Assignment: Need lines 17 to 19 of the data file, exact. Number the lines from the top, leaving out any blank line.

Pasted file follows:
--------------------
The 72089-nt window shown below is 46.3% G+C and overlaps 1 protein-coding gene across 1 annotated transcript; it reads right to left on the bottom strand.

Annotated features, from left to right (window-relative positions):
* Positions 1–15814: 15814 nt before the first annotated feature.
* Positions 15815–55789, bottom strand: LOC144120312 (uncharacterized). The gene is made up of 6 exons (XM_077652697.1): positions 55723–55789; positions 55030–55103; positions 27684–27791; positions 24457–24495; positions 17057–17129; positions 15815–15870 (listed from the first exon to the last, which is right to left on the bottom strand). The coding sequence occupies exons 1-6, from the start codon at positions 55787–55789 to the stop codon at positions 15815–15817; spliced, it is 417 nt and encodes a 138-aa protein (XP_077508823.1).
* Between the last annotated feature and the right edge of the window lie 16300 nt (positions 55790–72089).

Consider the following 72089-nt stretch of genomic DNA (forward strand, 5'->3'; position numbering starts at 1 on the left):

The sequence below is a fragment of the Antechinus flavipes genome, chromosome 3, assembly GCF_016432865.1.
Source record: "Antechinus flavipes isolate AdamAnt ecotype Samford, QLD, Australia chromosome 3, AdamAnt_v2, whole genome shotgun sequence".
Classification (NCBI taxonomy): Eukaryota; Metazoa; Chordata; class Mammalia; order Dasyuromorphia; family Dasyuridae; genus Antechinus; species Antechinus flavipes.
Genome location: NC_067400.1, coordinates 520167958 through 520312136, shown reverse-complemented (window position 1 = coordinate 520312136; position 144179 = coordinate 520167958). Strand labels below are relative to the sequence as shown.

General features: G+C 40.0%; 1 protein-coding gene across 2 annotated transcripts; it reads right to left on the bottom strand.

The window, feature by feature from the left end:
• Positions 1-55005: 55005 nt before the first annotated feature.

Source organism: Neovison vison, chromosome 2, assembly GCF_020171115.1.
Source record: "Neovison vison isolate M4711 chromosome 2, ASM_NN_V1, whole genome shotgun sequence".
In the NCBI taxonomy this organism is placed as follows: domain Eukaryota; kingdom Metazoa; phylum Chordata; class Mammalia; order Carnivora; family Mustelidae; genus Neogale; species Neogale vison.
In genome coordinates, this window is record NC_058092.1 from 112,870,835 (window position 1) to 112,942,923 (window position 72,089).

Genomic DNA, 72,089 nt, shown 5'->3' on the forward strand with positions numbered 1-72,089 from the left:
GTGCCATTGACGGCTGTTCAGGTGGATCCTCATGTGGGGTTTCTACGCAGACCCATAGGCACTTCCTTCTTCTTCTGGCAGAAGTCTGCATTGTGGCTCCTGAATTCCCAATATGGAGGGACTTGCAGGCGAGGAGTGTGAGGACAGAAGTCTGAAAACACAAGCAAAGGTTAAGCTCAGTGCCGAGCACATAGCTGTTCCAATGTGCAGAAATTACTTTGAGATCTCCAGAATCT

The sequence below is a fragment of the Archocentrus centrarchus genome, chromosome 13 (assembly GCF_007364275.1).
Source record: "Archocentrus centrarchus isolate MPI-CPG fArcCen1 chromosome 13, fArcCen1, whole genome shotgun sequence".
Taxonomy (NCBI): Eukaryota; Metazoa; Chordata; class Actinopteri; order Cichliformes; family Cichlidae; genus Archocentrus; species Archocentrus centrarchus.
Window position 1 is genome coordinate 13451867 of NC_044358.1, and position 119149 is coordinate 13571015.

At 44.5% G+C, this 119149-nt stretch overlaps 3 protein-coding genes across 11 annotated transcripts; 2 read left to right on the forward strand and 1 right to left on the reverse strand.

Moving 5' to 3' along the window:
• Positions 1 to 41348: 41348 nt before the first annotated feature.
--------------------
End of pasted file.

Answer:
In genome coordinates, this window is record NC_058092.1 from 112,870,835 (window position 1) to 112,942,923 (window position 72,089).

Genomic DNA, 72,089 nt, shown 5'->3' on the forward strand with positions numbered 1-72,089 from the left:
GTGCCATTGACGGCTGTTCAGGTGGATCCTCATGTGGGGTTTCTACGCAGACCCATAGGCACTTCCTTCTTCTTCTGGCAGAAGTCTGCATTGTGGCTCCTGAATTCCCAATATGGAGGGACTTGCAGGCGAGGAGTGTGAGGACAGAAGTCTGAAAACACAAGCAAAGGTTAAGCTCAGTGCCGAGCACATAGCTGTTCCAATGTGCAGAAATTACTTTGAGATCTCCAGAATCT